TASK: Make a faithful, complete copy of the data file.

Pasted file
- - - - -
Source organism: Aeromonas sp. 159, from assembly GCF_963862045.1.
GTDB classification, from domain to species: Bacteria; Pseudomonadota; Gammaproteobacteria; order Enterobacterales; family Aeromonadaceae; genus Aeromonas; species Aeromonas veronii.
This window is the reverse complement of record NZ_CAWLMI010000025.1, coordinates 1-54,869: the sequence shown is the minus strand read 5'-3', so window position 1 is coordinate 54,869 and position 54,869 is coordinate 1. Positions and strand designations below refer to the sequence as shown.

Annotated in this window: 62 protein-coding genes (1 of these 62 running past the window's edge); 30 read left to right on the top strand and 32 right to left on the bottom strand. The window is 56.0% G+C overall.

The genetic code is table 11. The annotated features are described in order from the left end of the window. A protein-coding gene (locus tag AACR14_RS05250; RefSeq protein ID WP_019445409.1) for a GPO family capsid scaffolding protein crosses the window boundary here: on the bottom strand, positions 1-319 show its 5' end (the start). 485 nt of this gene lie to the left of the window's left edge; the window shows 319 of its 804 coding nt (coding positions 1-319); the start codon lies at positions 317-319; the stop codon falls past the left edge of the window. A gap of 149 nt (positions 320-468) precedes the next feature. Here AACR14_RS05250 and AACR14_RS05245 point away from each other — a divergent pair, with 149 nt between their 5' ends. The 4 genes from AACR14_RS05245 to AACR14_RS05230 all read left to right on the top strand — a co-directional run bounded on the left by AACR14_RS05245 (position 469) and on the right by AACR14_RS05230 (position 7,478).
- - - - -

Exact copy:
Source organism: Aeromonas sp. 159, from assembly GCF_963862045.1.
GTDB classification, from domain to species: Bacteria; Pseudomonadota; Gammaproteobacteria; order Enterobacterales; family Aeromonadaceae; genus Aeromonas; species Aeromonas veronii.
This window is the reverse complement of record NZ_CAWLMI010000025.1, coordinates 1-54,869: the sequence shown is the minus strand read 5'-3', so window position 1 is coordinate 54,869 and position 54,869 is coordinate 1. Positions and strand designations below refer to the sequence as shown.

Annotated in this window: 62 protein-coding genes (1 of these 62 running past the window's edge); 30 read left to right on the top strand and 32 right to left on the bottom strand. The window is 56.0% G+C overall.

The genetic code is table 11. The annotated features are described in order from the left end of the window. A protein-coding gene (locus tag AACR14_RS05250; RefSeq protein ID WP_019445409.1) for a GPO family capsid scaffolding protein crosses the window boundary here: on the bottom strand, positions 1-319 show its 5' end (the start). 485 nt of this gene lie to the left of the window's left edge; the window shows 319 of its 804 coding nt (coding positions 1-319); the start codon lies at positions 317-319; the stop codon falls past the left edge of the window. A gap of 149 nt (positions 320-468) precedes the next feature. Here AACR14_RS05250 and AACR14_RS05245 point away from each other — a divergent pair, with 149 nt between their 5' ends. The 4 genes from AACR14_RS05245 to AACR14_RS05230 all read left to right on the top strand — a co-directional run bounded on the left by AACR14_RS05245 (position 469) and on the right by AACR14_RS05230 (position 7,478).